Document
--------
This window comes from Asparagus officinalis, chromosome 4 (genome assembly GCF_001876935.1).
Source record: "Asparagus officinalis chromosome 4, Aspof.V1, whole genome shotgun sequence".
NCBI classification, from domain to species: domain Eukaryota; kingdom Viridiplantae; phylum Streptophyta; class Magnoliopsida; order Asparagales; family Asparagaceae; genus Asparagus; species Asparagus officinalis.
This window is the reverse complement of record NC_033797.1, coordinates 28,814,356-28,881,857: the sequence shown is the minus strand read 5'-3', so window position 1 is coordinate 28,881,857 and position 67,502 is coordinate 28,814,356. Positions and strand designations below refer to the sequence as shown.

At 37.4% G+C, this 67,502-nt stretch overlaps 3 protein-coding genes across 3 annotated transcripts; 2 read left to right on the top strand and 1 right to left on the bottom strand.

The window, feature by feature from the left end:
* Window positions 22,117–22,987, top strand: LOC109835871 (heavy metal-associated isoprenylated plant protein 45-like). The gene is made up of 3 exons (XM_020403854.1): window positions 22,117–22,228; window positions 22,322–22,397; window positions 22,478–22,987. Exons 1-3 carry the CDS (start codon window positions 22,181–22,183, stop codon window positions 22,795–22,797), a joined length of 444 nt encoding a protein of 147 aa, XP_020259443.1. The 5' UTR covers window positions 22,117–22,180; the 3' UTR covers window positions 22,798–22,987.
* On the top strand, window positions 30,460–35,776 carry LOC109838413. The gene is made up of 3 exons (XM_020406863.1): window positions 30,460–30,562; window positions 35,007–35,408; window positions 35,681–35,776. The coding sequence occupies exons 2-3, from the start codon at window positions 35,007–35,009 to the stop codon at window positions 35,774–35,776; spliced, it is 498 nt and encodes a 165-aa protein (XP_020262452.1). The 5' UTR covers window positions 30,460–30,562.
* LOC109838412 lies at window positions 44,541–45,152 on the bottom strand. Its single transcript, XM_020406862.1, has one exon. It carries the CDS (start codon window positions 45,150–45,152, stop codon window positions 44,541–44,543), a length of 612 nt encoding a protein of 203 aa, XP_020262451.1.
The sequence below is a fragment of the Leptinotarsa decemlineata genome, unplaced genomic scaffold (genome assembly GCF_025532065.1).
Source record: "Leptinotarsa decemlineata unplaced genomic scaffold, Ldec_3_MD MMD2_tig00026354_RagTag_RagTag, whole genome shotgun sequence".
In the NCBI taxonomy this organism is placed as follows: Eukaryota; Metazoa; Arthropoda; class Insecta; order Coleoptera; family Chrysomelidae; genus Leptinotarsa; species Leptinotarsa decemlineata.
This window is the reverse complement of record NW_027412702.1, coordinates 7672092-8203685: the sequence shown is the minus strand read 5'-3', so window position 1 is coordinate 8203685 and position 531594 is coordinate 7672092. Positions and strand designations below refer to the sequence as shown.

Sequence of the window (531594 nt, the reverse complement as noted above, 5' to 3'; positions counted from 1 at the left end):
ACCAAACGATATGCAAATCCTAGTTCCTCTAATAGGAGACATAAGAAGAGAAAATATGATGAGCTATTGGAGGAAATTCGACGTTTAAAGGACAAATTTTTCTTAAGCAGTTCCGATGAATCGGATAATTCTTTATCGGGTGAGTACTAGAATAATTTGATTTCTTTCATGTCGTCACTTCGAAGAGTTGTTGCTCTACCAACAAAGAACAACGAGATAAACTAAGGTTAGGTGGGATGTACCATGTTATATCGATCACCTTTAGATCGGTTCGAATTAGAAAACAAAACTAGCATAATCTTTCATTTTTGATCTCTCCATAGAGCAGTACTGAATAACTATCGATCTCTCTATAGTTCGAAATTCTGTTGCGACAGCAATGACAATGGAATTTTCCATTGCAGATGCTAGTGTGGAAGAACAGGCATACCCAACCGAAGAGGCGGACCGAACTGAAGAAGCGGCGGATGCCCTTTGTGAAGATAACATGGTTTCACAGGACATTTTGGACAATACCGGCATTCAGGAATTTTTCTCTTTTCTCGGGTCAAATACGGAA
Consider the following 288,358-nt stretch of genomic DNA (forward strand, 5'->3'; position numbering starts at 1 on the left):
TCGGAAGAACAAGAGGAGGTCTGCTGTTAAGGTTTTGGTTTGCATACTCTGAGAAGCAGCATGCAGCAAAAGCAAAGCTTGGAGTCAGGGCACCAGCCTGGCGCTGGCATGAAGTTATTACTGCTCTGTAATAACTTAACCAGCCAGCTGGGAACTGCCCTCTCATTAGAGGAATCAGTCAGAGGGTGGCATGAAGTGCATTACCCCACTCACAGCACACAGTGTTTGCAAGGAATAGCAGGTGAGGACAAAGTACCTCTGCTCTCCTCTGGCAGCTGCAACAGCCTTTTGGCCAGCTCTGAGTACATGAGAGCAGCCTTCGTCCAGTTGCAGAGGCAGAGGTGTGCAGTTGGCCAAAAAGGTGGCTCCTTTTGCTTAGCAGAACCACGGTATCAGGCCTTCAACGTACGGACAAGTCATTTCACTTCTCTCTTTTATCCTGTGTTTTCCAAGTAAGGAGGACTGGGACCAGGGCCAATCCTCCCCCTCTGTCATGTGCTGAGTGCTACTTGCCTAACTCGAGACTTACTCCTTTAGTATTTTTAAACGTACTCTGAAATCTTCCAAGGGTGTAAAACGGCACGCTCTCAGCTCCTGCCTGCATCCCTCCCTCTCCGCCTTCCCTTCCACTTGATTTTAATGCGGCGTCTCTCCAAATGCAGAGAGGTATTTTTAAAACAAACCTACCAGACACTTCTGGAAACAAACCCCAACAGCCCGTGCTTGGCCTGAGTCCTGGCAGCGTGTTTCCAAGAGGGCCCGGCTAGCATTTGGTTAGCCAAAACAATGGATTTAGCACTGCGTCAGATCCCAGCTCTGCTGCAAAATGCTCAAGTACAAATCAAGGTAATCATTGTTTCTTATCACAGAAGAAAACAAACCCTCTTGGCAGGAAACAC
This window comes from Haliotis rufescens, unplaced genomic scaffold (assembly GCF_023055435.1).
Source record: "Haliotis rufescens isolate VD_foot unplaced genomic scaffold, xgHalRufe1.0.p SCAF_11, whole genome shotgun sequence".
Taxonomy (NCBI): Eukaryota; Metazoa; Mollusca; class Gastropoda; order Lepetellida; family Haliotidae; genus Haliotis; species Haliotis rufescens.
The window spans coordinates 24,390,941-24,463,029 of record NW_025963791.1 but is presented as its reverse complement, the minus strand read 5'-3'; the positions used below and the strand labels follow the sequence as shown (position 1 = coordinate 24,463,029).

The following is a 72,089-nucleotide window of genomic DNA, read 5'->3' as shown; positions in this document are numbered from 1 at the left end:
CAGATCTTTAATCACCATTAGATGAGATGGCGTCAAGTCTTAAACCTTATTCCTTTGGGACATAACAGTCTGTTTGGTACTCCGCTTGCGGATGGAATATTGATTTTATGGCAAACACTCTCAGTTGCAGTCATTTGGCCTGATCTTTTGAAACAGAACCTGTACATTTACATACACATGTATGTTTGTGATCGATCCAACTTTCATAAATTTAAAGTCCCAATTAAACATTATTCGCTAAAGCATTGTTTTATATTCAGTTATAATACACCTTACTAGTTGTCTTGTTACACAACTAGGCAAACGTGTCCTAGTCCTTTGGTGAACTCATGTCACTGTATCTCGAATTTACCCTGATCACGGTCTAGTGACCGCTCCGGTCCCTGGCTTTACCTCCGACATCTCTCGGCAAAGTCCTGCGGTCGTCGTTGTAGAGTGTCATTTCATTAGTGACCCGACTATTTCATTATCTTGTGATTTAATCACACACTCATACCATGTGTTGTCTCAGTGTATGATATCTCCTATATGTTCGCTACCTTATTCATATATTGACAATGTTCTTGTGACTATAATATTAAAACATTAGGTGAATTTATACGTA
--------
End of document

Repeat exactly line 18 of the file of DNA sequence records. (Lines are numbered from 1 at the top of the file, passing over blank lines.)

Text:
This window comes from Haliotis rufescens, unplaced genomic scaffold (assembly GCF_023055435.1).